Table 1:Comparison of quality cotton seed produced by farmers associations in 6-R- Hakra with federal seed certification standards
Source: Results of analysis from Federal seed certification office, Sahiwal

Results and discussion

Farmer's seed quality parameters compared with Federal Seed Certification Standards are presented in Table 1. Purity of seed produced by farmers was almost 1 percent higher than the standards fixed by the Federal seed certification department. Germination rate of seed produced by farmer's group was, 2 to 10 percent higher than the certified seed and 2 to 5 percent higher than the basic seed standards fixed by the Federal seed certification Department. During the following years, purity was 1.01 percent higher, germination rate was 7 to 15 percent higher than the certified and 2-10 percent higher than basic seed standards. Higher standards of seed produced by farmer's association was attributed to the greater care taken in production, handling and storage of seed on small scale as compared with bulk production by FSC.

Table 2a:
Out put of cotton seed production associations, 6R Hakra under cornrAnand water management

The gross income from marketing cotton before and after ginning and processing cotton for linted seed (Table 2a, b). The standard practice of cotton marketing in 6R Hakra sub-project, was to sold their output of 12.6 tons of raw cotton to the private sector or ginneries at the rate of Rs.8750 per ton. This would have generated a gross income of Rs. 105525.00. Ginning of cotton for seed multiplication programme generated 8040 kg of seed and 4 ton of lint. Seed was sold at rate of Rs.10/kg and lint was sold at the rate of Rs.18750 per ton. This resulted in gross income of 155400. Ginning and processing costs paid by farmers was Rs. 6322.50. Thus farmqrs were able to increase their income by Rs. 43552 or 41 percent which confirms the findings of ARD/CWMP, Punjab, 1991 (CWMP., 1991).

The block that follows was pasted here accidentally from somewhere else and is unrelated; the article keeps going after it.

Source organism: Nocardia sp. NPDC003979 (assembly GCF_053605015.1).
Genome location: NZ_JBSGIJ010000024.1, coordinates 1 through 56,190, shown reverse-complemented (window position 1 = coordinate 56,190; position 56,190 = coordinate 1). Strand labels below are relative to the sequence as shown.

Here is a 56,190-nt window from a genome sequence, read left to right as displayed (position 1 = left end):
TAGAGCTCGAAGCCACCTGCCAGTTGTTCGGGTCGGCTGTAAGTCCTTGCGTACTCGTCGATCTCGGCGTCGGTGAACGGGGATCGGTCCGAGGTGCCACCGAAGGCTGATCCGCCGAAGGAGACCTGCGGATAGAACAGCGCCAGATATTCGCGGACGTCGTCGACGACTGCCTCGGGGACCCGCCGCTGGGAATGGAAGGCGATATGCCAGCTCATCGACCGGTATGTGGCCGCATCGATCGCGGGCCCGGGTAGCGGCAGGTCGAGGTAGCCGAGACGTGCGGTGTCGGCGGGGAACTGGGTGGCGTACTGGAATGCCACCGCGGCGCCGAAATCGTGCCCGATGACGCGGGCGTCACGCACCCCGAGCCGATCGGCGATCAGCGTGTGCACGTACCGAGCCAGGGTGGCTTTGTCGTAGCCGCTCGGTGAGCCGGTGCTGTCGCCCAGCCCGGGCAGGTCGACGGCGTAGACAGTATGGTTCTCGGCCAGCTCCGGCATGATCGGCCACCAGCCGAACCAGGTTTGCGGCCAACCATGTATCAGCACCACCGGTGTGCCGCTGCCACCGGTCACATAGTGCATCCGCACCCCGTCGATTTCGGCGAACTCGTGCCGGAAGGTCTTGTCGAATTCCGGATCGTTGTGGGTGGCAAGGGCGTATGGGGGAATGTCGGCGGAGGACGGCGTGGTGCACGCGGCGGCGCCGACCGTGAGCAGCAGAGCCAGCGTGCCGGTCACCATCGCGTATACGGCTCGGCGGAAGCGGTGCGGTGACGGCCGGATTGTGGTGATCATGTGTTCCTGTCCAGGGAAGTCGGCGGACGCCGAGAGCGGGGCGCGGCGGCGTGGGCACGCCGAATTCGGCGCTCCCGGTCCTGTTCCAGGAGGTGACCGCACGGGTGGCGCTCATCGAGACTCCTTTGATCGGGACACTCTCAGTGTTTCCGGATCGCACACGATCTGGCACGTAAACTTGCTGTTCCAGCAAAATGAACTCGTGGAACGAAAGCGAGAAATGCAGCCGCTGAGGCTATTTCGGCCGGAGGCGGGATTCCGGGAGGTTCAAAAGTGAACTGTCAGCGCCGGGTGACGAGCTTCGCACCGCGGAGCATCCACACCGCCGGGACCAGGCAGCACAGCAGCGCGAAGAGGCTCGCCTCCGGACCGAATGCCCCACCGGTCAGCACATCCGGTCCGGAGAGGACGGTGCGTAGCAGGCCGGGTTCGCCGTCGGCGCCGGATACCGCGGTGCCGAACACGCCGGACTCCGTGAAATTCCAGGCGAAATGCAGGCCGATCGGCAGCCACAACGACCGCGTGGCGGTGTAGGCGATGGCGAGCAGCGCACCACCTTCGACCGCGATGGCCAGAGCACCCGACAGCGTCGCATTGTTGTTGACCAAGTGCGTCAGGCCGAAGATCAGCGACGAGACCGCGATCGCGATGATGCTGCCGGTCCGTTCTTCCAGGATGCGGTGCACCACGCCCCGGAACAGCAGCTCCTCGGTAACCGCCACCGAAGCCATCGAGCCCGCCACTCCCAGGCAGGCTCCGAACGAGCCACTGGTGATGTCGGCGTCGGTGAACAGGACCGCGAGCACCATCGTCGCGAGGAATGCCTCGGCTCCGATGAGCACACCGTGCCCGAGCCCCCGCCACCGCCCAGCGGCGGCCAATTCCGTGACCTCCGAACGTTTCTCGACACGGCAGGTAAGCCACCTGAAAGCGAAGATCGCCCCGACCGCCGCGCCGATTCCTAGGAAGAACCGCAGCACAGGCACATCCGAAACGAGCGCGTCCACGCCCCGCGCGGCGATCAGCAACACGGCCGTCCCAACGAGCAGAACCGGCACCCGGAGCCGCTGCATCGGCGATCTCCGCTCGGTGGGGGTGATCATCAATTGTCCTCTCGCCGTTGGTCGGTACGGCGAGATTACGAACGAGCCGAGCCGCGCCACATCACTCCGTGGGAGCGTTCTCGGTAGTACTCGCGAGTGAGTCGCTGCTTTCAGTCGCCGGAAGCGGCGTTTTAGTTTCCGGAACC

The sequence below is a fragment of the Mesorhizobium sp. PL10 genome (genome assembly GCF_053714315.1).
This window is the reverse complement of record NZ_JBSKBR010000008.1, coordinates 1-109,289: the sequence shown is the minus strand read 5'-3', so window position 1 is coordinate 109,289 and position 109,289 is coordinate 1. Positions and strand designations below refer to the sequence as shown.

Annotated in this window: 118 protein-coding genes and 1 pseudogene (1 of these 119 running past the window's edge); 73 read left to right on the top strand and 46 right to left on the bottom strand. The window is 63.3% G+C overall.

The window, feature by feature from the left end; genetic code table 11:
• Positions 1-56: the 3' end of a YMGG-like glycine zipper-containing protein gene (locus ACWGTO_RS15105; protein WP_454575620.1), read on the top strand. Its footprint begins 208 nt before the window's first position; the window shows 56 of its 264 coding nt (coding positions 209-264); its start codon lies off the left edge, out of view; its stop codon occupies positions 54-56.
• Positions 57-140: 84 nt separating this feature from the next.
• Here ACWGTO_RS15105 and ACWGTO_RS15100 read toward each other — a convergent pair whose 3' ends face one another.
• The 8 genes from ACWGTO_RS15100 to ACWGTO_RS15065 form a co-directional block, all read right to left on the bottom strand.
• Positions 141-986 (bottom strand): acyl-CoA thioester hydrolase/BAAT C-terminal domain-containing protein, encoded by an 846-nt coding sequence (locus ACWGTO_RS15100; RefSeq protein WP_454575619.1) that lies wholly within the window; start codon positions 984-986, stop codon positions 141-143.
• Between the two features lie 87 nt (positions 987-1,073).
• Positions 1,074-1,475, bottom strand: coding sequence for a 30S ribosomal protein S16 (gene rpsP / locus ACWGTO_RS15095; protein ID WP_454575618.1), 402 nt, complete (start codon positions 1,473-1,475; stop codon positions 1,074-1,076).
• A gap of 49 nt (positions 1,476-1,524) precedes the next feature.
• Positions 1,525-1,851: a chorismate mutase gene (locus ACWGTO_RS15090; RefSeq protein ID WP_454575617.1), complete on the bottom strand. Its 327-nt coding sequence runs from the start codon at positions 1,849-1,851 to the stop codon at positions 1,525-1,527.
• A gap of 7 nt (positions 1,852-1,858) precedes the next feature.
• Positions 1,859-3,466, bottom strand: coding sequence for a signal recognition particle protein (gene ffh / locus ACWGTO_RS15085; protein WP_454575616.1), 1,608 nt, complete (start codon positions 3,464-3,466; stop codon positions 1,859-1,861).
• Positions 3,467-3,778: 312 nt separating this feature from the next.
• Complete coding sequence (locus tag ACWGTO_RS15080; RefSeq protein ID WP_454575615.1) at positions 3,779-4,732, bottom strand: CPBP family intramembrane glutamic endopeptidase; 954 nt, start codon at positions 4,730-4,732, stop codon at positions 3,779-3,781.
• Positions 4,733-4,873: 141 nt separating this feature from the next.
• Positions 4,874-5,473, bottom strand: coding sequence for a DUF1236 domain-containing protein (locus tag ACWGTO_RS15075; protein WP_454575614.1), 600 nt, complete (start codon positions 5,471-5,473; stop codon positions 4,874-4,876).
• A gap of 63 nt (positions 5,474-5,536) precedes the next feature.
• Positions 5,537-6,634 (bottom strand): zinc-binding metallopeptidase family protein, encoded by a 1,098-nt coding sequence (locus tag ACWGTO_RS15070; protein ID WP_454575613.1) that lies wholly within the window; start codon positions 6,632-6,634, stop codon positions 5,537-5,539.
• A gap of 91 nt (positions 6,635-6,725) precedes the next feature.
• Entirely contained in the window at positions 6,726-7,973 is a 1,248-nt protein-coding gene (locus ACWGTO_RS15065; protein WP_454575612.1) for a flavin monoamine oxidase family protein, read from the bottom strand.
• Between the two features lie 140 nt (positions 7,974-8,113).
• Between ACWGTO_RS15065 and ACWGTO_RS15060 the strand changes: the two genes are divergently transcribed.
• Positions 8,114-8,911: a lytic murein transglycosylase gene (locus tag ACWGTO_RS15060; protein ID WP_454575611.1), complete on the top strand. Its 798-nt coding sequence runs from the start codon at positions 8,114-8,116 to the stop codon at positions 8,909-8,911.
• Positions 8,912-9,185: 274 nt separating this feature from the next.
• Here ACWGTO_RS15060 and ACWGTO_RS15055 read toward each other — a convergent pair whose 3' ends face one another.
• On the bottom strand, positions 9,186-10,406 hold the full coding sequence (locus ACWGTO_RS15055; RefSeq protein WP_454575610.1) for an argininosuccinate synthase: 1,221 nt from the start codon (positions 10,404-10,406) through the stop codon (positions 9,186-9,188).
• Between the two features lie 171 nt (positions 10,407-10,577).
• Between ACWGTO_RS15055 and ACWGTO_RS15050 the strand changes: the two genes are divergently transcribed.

Table 2b:
Gross income from marketing cotton before and after ginning and processing cotton for linted seed

The impact of seed multiplication can be better understood by comparing the yield obtained from the quality of basic seed against the seed purchased by the farmers from the open market. Yield data from seven out of 18 farmers has been collected and presented in Table 3. The results clearly indicate that average use of quality seed increases the yield by about 0.21 tones per hectare or 16 per cent and this is equivalent to the income of Rs.1402.60 per hectare.

Table 3:Yield comparison of basic seed with seed obtained from the market

Table 4: Benefits derived by the farmers in 6R-Hakra, Pak Pattan, Shahkot and Niaz Beig sub projects due to seed multiplication program

These findings are partially in conformity with those of Hussain et al. (1991) and Asif and Arshad (1992).

It is clear from the data Table 4 that increase in yield due to change of seed variety varied from 7 percent to 24 percent. These findings are in conformity with Izuno (1996). If we look at the monetary gains due to new seeds, total increase in the income vary from R.1851 to 8.4268 per hectare which is not a bad return by any means. The greater variation in income.rnay be attributed to individual farmers efforts to raise seed crops and prevailing market rates. Thus it can be concluded from the above studies that farmers seed multiplication programme, the small groups of farmers can produce better quality seed due to greater care and handling with little assistance from Government agencies especially in the remote areas like 6-R Hakara where the average holdings of farmers are very small and the economic condition of farmers is not so sound. For seed farmers, seed multiplication programme can be very useful and effective for supplying quality seed and increase their income by processing and marketing their crops including both lint and quality seed. Further, the seed market directly by the farmers producers will minimize the adulteration and the uncertainty faced by purchasing farmers.

1:  Anonymous, 1992. PC-1 proforma. Easten Fordus to Sadigia, Irrigation and Drainage Research Project, Punjab, Pakistan.

2:  Anonymous, 1992. An experience for agriculture production. Directorate CWMP, Punjab, pp: 10-14.

3:  Anonymous, 1996. Report of the national commission on agriculture, Islamabad. Ministry of Food, Agriculture and Cooperative, Government of Pakistan.

4:  Asif, M. and M.S. Arshad, 1992. Water and non-water input management for 6R Hakra Punjab. Pakistan, pp: 20-21.

5:  CWMP., 1991. Farmer's seed multiplication programme of cotton in Punjab. Prepared TAT/CWMP, ARD, March 1991.

6:  Hussain, I., 1991. Keynote address presented at the NWFP Seed Industry Workshop. University of Agriculture, Peshawar, Pakistan.

7:  Izuno, T., 1996. Increasing local, private seed and marketing in Pakistan. Chief Party Winrock International Mart Project, PARC/USAID.